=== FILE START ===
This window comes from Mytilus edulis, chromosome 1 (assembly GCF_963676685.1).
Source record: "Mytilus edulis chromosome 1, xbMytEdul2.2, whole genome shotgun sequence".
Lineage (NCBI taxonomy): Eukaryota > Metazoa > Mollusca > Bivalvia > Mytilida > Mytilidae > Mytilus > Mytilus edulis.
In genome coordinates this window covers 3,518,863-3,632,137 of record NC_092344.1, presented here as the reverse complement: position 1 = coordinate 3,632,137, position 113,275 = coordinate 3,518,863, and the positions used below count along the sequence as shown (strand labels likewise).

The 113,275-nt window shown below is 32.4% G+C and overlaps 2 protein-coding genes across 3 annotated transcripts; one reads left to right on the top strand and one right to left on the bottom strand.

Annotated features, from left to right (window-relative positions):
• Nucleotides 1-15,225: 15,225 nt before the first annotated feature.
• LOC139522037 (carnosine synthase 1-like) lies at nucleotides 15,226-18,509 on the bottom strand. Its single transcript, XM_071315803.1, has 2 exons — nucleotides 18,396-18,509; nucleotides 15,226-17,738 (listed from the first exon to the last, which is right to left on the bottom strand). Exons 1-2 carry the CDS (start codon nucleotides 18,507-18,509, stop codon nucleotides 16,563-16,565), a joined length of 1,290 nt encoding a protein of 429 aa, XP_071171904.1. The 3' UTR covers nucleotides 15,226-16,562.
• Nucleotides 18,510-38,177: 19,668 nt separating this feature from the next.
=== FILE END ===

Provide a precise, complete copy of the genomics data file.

This window comes from Mytilus edulis, chromosome 1 (assembly GCF_963676685.1).
Source record: "Mytilus edulis chromosome 1, xbMytEdul2.2, whole genome shotgun sequence".
Lineage (NCBI taxonomy): Eukaryota > Metazoa > Mollusca > Bivalvia > Mytilida > Mytilidae > Mytilus > Mytilus edulis.
In genome coordinates this window covers 3,518,863-3,632,137 of record NC_092344.1, presented here as the reverse complement: position 1 = coordinate 3,632,137, position 113,275 = coordinate 3,518,863, and the positions used below count along the sequence as shown (strand labels likewise).

The 113,275-nt window shown below is 32.4% G+C and overlaps 2 protein-coding genes across 3 annotated transcripts; one reads left to right on the top strand and one right to left on the bottom strand.

Annotated features, from left to right (window-relative positions):
• Nucleotides 1-15,225: 15,225 nt before the first annotated feature.
• LOC139522037 (carnosine synthase 1-like) lies at nucleotides 15,226-18,509 on the bottom strand. Its single transcript, XM_071315803.1, has 2 exons — nucleotides 18,396-18,509; nucleotides 15,226-17,738 (listed from the first exon to the last, which is right to left on the bottom strand). Exons 1-2 carry the CDS (start codon nucleotides 18,507-18,509, stop codon nucleotides 16,563-16,565), a joined length of 1,290 nt encoding a protein of 429 aa, XP_071171904.1. The 3' UTR covers nucleotides 15,226-16,562.
• Nucleotides 18,510-38,177: 19,668 nt separating this feature from the next.